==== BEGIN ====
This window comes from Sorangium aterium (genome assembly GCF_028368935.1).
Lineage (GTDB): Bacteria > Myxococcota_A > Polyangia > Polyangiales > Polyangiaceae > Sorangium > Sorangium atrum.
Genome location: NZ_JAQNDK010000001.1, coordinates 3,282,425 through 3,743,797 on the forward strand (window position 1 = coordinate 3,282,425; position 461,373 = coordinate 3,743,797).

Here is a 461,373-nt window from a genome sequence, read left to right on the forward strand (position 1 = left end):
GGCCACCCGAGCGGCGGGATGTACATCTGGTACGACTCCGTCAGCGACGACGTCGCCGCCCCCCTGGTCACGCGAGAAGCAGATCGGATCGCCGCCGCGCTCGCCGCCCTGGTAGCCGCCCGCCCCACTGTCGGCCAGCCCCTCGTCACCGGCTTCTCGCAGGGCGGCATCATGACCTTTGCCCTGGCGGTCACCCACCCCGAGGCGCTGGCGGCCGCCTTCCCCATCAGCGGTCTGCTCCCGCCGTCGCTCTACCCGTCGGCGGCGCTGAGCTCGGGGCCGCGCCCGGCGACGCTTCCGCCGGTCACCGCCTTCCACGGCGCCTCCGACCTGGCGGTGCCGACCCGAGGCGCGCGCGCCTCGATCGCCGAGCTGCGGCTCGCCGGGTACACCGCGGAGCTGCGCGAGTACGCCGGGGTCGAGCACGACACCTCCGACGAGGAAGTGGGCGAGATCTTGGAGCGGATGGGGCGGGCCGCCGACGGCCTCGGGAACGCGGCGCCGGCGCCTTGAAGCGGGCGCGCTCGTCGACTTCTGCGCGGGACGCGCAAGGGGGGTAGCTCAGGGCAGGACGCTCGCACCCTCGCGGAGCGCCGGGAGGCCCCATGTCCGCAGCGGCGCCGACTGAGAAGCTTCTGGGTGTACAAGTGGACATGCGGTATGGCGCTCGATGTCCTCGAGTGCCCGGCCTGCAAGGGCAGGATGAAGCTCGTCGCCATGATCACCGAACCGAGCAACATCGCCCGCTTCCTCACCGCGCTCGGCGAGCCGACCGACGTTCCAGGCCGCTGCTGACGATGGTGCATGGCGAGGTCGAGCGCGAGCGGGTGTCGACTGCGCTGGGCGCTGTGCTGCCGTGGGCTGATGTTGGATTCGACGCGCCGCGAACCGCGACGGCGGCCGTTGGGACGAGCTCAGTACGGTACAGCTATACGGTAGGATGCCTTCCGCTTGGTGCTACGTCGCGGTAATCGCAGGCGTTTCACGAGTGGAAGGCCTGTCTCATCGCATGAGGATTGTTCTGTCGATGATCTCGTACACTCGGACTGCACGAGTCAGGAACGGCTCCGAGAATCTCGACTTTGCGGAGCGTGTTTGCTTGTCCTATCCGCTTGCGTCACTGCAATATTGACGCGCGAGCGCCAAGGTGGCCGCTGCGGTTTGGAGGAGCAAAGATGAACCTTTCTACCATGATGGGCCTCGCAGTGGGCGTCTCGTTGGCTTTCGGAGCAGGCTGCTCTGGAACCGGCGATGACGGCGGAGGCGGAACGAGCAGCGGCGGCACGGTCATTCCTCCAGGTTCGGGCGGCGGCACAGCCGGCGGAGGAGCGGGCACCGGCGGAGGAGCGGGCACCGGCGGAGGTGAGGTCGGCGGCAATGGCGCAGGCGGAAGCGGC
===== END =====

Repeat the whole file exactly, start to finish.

This window comes from Sorangium aterium (genome assembly GCF_028368935.1).
Lineage (GTDB): Bacteria > Myxococcota_A > Polyangia > Polyangiales > Polyangiaceae > Sorangium > Sorangium atrum.
Genome location: NZ_JAQNDK010000001.1, coordinates 3,282,425 through 3,743,797 on the forward strand (window position 1 = coordinate 3,282,425; position 461,373 = coordinate 3,743,797).

Here is a 461,373-nt window from a genome sequence, read left to right on the forward strand (position 1 = left end):
GGCCACCCGAGCGGCGGGATGTACATCTGGTACGACTCCGTCAGCGACGACGTCGCCGCCCCCCTGGTCACGCGAGAAGCAGATCGGATCGCCGCCGCGCTCGCCGCCCTGGTAGCCGCCCGCCCCACTGTCGGCCAGCCCCTCGTCACCGGCTTCTCGCAGGGCGGCATCATGACCTTTGCCCTGGCGGTCACCCACCCCGAGGCGCTGGCGGCCGCCTTCCCCATCAGCGGTCTGCTCCCGCCGTCGCTCTACCCGTCGGCGGCGCTGAGCTCGGGGCCGCGCCCGGCGACGCTTCCGCCGGTCACCGCCTTCCACGGCGCCTCCGACCTGGCGGTGCCGACCCGAGGCGCGCGCGCCTCGATCGCCGAGCTGCGGCTCGCCGGGTACACCGCGGAGCTGCGCGAGTACGCCGGGGTCGAGCACGACACCTCCGACGAGGAAGTGGGCGAGATCTTGGAGCGGATGGGGCGGGCCGCCGACGGCCTCGGGAACGCGGCGCCGGCGCCTTGAAGCGGGCGCGCTCGTCGACTTCTGCGCGGGACGCGCAAGGGGGGTAGCTCAGGGCAGGACGCTCGCACCCTCGCGGAGCGCCGGGAGGCCCCATGTCCGCAGCGGCGCCGACTGAGAAGCTTCTGGGTGTACAAGTGGACATGCGGTATGGCGCTCGATGTCCTCGAGTGCCCGGCCTGCAAGGGCAGGATGAAGCTCGTCGCCATGATCACCGAACCGAGCAACATCGCCCGCTTCCTCACCGCGCTCGGCGAGCCGACCGACGTTCCAGGCCGCTGCTGACGATGGTGCATGGCGAGGTCGAGCGCGAGCGGGTGTCGACTGCGCTGGGCGCTGTGCTGCCGTGGGCTGATGTTGGATTCGACGCGCCGCGAACCGCGACGGCGGCCGTTGGGACGAGCTCAGTACGGTACAGCTATACGGTAGGATGCCTTCCGCTTGGTGCTACGTCGCGGTAATCGCAGGCGTTTCACGAGTGGAAGGCCTGTCTCATCGCATGAGGATTGTTCTGTCGATGATCTCGTACACTCGGACTGCACGAGTCAGGAACGGCTCCGAGAATCTCGACTTTGCGGAGCGTGTTTGCTTGTCCTATCCGCTTGCGTCACTGCAATATTGACGCGCGAGCGCCAAGGTGGCCGCTGCGGTTTGGAGGAGCAAAGATGAACCTTTCTACCATGATGGGCCTCGCAGTGGGCGTCTCGTTGGCTTTCGGAGCAGGCTGCTCTGGAACCGGCGATGACGGCGGAGGCGGAACGAGCAGCGGCGGCACGGTCATTCCTCCAGGTTCGGGCGGCGGCACAGCCGGCGGAGGAGCGGGCACCGGCGGAGGAGCGGGCACCGGCGGAGGTGAGGTCGGCGGCAATGGCGCAGGCGGAAGCGGC